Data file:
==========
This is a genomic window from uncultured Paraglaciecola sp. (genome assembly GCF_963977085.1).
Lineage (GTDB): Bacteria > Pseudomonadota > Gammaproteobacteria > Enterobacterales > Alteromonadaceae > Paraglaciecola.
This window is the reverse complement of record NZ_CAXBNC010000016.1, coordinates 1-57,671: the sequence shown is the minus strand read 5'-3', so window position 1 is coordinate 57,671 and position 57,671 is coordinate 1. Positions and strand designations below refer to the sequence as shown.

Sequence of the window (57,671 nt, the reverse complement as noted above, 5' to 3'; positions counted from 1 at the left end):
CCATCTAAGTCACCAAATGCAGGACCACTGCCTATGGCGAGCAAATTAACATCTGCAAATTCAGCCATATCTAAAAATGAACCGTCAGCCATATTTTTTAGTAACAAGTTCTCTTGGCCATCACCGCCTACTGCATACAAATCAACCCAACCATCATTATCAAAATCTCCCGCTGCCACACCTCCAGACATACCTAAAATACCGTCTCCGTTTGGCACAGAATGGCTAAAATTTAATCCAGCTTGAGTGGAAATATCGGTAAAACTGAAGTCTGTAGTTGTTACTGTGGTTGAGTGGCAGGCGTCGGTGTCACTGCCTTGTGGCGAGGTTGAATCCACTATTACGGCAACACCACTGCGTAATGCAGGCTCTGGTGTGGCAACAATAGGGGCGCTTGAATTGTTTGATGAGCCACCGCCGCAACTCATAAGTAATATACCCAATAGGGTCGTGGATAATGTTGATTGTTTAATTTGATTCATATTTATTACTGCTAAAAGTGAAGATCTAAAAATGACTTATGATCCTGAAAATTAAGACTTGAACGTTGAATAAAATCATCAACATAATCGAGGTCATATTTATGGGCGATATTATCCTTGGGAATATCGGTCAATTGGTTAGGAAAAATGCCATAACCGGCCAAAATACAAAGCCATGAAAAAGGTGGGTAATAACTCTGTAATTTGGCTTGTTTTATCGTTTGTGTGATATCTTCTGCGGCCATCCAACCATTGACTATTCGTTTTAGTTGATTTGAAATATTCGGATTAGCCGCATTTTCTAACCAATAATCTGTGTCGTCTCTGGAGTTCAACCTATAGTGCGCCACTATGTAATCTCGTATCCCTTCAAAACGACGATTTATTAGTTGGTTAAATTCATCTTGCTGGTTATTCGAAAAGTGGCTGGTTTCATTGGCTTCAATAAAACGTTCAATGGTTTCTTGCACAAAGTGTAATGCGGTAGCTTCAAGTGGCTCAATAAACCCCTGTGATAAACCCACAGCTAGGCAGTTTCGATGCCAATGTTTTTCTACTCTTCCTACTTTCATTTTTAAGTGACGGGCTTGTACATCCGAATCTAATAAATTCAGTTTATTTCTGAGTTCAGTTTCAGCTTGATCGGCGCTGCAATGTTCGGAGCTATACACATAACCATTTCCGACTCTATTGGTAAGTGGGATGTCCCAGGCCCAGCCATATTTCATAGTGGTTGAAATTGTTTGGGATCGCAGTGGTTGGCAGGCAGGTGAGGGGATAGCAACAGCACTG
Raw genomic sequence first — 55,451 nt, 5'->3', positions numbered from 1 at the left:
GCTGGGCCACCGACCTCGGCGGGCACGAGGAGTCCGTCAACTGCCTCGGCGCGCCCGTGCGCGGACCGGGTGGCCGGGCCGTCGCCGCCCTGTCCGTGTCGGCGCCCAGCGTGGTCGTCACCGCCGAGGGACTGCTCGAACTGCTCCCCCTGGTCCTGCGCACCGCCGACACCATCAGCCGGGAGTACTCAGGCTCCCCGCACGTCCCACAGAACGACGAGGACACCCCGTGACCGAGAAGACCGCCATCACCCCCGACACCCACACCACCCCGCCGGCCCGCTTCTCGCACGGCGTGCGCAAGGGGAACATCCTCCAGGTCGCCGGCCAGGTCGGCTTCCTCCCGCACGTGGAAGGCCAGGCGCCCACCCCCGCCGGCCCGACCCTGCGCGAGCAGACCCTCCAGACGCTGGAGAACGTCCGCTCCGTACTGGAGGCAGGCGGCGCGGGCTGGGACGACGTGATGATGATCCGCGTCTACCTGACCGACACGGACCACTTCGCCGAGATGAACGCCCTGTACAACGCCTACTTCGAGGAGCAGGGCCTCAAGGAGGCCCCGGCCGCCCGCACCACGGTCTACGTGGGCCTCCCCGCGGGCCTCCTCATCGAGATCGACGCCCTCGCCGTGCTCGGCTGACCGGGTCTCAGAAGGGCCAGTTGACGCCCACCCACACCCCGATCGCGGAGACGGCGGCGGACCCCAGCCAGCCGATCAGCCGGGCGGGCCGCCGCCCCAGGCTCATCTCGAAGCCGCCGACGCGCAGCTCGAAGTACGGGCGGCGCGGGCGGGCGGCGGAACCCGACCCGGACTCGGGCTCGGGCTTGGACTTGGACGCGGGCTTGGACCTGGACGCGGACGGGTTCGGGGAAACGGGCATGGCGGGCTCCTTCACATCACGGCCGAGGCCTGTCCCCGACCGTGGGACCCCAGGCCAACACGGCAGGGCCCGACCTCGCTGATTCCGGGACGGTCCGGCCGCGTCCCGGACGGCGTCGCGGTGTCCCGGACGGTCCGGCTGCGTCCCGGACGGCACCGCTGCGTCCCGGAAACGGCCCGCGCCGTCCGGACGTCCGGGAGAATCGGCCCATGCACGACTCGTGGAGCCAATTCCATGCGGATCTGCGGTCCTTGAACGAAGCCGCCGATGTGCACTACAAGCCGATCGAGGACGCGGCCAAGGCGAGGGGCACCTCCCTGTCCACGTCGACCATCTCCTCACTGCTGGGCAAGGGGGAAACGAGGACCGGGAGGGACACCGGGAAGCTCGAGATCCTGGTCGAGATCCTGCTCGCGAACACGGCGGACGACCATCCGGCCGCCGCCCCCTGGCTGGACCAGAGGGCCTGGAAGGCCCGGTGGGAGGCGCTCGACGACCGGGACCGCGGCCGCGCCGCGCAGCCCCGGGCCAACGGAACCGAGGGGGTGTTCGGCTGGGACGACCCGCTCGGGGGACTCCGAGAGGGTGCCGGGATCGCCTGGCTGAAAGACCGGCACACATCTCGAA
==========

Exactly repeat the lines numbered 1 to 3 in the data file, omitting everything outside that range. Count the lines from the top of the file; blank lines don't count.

This is a genomic window from uncultured Paraglaciecola sp. (genome assembly GCF_963977085.1).
Lineage (GTDB): Bacteria > Pseudomonadota > Gammaproteobacteria > Enterobacterales > Alteromonadaceae > Paraglaciecola.
This window is the reverse complement of record NZ_CAXBNC010000016.1, coordinates 1-57,671: the sequence shown is the minus strand read 5'-3', so window position 1 is coordinate 57,671 and position 57,671 is coordinate 1. Positions and strand designations below refer to the sequence as shown.